The following is the latest in MTD's exclusive series of interviews with top tire industry executives about the impact of the COVID-19 crisis on business and what their companies are doing to prepare dealers for a post-pandemic market and industry. Stay tuned to www.moderntiredealer.com for more coverage!
As the economy begins to reopen, Brandon Stotsenburg, vice president of American Kenda Rubber Co. Ltd.’s automotive division, says “we will start seeing recovery from the current situation by the end of May,” followed by more activity as consumers regain confidence.
“Value-based passenger and light truck will recover faster than other segments,” he says. “There may be some delay in recovery for plus-size fitments with wheel upgrades while consumers recover from unexpected wage decreases or job losses.
“In the near term, it may be more practical for people to drive to destinations rather than take planes and the automotive segment and independent tire retailer will be in a prime position to benefit from this.”
Flight to value
Kenda makes tires for a wide range of applications – everything from passenger and light truck tires to specialty products for trailers, golf carts, ATVs, lawn and garden machines and other applications.
Stotsenburg says the company is well-positioned to “over-index” in the consumer tire arena “based on our value. Other segments will vary based on how the economy recovers.”
Kenda’s non-passenger and light truck lines “all have an opportunity to rebound quickly.”
The firm’s U.S.-based warehouses have remained open during COVID-19 “and we have adjusted some of our program targets to reflect short-term demand reductions,” says Stotsenburg.
“Our sales and marketing team has sent out multiple podcasts and emails to our distributors and retailers to (provide) updates about our programs. Additionally, we have conducted numerous web meetings, which allow us to interact with our partners and work to resolve short-term issues as they arise.”
Stotsenburg believes that continuing to launch products sends a positive message to customers – and the marketplace, in general. And it makes strategic sense for the company, he adds.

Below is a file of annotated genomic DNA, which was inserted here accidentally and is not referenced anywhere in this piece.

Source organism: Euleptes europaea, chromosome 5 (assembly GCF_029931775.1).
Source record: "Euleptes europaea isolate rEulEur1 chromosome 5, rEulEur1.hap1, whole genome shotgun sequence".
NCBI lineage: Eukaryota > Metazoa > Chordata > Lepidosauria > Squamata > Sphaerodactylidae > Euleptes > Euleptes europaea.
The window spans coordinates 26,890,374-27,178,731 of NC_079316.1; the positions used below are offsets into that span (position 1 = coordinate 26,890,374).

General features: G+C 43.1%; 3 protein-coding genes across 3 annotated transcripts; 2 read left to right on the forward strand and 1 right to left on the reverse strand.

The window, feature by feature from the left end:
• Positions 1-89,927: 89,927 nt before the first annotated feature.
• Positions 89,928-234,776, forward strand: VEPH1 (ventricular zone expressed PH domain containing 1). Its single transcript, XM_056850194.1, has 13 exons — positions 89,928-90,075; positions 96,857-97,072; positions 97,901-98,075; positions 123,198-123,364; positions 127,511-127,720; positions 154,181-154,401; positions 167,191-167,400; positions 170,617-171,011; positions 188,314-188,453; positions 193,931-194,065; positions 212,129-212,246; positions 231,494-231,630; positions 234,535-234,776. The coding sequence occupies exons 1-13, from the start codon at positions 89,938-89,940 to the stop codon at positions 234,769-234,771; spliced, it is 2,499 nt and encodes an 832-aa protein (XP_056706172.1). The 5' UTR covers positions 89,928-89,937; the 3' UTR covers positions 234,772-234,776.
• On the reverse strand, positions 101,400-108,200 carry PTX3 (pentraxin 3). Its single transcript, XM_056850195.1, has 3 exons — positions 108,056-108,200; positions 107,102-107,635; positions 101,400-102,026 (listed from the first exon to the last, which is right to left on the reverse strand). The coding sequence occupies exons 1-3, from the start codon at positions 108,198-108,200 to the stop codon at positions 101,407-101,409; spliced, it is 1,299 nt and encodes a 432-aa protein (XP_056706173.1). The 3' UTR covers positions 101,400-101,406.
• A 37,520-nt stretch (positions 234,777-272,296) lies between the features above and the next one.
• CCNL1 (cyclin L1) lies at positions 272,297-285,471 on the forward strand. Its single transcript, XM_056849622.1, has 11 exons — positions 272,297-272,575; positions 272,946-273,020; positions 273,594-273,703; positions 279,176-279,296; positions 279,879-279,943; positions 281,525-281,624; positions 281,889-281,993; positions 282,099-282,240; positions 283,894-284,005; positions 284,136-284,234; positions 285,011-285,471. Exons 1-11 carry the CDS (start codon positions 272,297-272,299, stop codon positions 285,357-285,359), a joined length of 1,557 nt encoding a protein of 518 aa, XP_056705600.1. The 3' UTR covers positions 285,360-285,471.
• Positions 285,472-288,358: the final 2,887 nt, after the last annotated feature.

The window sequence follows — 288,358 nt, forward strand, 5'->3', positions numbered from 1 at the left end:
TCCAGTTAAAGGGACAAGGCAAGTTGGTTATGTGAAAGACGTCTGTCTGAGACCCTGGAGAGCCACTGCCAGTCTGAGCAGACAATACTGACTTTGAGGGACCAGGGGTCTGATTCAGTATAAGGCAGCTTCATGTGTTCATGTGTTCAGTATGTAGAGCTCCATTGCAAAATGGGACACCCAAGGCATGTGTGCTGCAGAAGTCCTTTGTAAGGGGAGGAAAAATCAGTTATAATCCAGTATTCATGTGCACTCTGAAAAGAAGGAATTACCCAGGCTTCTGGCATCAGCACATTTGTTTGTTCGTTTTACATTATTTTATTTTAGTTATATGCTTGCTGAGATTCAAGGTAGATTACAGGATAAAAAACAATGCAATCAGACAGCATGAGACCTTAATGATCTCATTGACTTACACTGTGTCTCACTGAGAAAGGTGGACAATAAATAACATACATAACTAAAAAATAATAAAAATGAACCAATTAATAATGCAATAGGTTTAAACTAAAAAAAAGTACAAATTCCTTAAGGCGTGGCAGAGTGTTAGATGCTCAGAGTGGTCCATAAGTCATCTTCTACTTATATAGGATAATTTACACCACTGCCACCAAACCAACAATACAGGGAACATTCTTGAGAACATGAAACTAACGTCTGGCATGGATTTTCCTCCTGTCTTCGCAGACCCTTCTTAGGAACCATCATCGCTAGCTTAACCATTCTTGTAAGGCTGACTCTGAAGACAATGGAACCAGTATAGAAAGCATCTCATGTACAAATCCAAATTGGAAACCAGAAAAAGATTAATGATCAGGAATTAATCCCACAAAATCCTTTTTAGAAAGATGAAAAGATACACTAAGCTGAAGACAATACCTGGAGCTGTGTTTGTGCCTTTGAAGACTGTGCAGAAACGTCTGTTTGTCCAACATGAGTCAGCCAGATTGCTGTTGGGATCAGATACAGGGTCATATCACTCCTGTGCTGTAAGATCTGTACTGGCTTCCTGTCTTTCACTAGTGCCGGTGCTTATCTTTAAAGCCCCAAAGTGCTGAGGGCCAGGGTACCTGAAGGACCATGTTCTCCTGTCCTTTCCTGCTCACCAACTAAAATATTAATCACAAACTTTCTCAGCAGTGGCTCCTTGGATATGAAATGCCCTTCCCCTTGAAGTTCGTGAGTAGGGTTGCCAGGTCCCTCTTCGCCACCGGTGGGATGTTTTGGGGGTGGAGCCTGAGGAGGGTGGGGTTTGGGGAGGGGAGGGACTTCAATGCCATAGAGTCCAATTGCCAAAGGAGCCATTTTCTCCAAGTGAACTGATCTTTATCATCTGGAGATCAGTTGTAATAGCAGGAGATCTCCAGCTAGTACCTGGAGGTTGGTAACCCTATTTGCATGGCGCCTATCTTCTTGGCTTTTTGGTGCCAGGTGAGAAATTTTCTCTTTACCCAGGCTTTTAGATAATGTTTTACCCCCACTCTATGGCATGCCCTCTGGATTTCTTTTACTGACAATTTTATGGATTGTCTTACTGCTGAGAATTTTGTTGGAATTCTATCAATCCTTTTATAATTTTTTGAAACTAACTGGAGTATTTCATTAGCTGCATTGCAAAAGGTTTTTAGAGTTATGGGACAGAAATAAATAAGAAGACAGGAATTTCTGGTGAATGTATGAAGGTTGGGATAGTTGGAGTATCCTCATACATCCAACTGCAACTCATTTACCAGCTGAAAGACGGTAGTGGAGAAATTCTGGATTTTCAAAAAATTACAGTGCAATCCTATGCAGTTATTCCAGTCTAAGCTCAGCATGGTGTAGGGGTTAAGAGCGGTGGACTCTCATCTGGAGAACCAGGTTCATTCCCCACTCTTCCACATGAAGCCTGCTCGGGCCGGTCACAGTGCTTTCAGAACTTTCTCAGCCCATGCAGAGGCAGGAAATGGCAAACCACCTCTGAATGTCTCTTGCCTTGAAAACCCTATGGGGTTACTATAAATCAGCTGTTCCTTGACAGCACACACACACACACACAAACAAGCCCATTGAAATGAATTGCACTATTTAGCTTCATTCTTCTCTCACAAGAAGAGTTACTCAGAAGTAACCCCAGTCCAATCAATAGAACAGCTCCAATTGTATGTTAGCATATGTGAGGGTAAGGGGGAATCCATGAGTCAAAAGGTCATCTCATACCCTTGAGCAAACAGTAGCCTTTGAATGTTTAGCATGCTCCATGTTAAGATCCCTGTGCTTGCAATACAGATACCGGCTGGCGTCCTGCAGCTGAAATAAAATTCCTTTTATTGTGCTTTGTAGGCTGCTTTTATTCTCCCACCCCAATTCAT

“Products emphasizing exceptional performance at a value price are exactly what our channel partners need for consumer demand – as long as we offer strong, above-average margin opportunities. Consumers want that value product. And at the end of the day, the margins for dealers on value products are improving, too. As we watch local markets’ adaptations to the next phases of the pandemic response, we will evaluate projects to confirm timing and impact.”
The company’s technical center near Akron, Ohio, remains fully operational. And disruptions stemming from initial production slowdowns at its plants in Asia “were resolved quickly,” he says.
Fill rates have been close to 100% “and will remain at that level.” And while pricing and terms remain proprietary, “Kenda remains very responsive to our customer needs.”
While optimistic that the economy will rebound eventually, Stotsenburg harbors no illusion that things will return to exactly where they were before COVID-19 hit the U.S.
“Without confidence and better understanding of the risks” associated with continued virus transmission, “we will be forced to maintain physical distancing with a ‘new normal,' (including) masks, temperature checks, etc., in our daily work lives,” he says.
“Until there is a better (virus) testing program that allows tracing or, preferably, a vaccine, consumer activity for driving will remain lower” than pre-COVID-19 levels.
In the meantime, there are several things that dealers and distributors can do to position their businesses for the inevitable rebound in consumer demand, he advises.
“Make sure you have a good relationship with your key vendors. If there are needs for supply and cash flow, have an open dialogue with them so there are no surprises.”
Take advantage of all the economic support programs that federal and local governments are making available.
In addition, “anticipate how the needs of your customers may be changing. Kenda feels strongly that consumers will want value-priced brands but won’t want to sacrifice performance. In the near-term, initial margin of the sale should be emphasized over the back-end margin provided by loyalty programs to improve cash flow.”